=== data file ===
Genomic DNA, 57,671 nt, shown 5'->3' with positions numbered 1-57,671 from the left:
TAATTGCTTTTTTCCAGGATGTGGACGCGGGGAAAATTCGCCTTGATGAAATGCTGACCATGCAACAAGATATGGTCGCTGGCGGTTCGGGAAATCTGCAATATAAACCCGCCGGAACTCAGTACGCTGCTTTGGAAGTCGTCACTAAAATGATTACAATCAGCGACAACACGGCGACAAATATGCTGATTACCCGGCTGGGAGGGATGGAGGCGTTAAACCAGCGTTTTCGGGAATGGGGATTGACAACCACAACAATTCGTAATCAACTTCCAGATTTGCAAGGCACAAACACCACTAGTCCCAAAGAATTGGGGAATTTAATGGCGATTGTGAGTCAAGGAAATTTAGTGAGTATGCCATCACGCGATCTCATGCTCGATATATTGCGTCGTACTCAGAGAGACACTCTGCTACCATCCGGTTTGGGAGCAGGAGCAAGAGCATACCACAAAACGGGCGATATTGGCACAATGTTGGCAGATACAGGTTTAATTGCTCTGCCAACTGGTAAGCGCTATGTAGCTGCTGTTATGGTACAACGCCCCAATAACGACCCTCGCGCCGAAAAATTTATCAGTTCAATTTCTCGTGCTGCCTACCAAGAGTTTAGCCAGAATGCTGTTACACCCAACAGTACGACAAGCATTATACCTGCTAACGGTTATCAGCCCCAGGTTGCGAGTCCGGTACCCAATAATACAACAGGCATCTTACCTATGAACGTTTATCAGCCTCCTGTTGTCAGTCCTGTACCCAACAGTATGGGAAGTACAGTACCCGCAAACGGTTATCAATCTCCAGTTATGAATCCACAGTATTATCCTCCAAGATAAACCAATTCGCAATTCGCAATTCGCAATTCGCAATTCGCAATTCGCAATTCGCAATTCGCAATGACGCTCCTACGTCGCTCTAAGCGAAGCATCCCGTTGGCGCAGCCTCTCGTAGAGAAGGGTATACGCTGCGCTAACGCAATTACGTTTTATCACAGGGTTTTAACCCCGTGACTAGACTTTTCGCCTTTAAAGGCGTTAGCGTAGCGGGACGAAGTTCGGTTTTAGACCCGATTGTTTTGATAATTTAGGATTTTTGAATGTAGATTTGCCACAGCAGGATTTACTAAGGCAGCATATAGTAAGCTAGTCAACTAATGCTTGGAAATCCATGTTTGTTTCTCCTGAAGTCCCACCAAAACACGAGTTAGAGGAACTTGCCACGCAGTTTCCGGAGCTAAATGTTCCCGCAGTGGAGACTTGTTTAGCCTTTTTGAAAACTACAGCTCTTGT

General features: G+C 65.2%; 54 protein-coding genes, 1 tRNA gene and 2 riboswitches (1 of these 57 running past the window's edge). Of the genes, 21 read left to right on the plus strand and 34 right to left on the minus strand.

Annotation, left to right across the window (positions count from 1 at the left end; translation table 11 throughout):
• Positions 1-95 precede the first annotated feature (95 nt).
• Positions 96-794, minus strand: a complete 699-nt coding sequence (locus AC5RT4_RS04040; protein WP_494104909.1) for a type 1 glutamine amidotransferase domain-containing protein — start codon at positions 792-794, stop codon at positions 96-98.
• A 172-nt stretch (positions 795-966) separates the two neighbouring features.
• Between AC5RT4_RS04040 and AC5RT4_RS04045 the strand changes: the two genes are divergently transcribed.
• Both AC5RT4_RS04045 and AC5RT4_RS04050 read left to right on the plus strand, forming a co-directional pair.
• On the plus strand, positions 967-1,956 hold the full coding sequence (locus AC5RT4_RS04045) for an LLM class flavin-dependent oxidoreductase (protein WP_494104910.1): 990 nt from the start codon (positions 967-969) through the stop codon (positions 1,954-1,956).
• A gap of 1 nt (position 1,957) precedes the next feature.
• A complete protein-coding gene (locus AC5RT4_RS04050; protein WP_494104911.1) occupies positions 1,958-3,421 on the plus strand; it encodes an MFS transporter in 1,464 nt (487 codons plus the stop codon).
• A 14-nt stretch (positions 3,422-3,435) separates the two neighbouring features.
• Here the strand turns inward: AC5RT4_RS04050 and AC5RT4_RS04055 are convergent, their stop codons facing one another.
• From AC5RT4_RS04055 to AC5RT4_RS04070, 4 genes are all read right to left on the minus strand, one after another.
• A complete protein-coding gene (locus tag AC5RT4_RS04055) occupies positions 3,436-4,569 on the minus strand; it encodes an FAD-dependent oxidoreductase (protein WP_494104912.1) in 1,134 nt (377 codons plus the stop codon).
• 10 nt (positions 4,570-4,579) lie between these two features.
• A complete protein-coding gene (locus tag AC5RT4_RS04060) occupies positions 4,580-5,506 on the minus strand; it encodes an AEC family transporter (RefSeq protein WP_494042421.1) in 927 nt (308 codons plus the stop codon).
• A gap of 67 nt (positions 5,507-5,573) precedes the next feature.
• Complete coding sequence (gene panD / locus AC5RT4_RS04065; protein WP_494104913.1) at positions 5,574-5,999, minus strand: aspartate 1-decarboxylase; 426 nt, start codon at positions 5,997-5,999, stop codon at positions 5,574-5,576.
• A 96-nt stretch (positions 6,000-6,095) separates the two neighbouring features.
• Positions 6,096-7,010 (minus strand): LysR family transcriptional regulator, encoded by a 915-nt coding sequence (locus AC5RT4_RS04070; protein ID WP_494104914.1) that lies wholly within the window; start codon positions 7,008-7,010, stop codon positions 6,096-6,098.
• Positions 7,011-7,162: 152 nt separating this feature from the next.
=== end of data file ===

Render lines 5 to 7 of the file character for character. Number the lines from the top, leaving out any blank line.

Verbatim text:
• Positions 1-95 precede the first annotated feature (95 nt).
• Positions 96-794, minus strand: a complete 699-nt coding sequence (locus AC5RT4_RS04040; protein WP_494104909.1) for a type 1 glutamine amidotransferase domain-containing protein — start codon at positions 792-794, stop codon at positions 96-98.
• A 172-nt stretch (positions 795-966) separates the two neighbouring features.